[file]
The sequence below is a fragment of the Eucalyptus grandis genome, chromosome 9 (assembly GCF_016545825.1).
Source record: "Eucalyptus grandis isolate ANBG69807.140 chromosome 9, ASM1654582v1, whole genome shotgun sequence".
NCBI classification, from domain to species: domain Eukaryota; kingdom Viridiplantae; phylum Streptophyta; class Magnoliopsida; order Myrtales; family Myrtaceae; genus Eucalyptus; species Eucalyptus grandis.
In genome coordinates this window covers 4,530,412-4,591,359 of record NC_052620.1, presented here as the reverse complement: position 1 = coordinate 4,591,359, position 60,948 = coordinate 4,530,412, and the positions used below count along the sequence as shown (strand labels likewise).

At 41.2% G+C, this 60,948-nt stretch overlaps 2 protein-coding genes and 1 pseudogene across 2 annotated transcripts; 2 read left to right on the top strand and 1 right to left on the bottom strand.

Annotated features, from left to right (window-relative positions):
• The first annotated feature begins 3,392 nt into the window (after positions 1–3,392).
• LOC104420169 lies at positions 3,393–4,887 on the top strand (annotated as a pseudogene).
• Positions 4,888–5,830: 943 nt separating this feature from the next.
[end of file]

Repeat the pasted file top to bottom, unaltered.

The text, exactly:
The sequence below is a fragment of the Eucalyptus grandis genome, chromosome 9 (assembly GCF_016545825.1).
Source record: "Eucalyptus grandis isolate ANBG69807.140 chromosome 9, ASM1654582v1, whole genome shotgun sequence".
NCBI classification, from domain to species: domain Eukaryota; kingdom Viridiplantae; phylum Streptophyta; class Magnoliopsida; order Myrtales; family Myrtaceae; genus Eucalyptus; species Eucalyptus grandis.
In genome coordinates this window covers 4,530,412-4,591,359 of record NC_052620.1, presented here as the reverse complement: position 1 = coordinate 4,591,359, position 60,948 = coordinate 4,530,412, and the positions used below count along the sequence as shown (strand labels likewise).

At 41.2% G+C, this 60,948-nt stretch overlaps 2 protein-coding genes and 1 pseudogene across 2 annotated transcripts; 2 read left to right on the top strand and 1 right to left on the bottom strand.

Annotated features, from left to right (window-relative positions):
• The first annotated feature begins 3,392 nt into the window (after positions 1–3,392).
• LOC104420169 lies at positions 3,393–4,887 on the top strand (annotated as a pseudogene).
• Positions 4,888–5,830: 943 nt separating this feature from the next.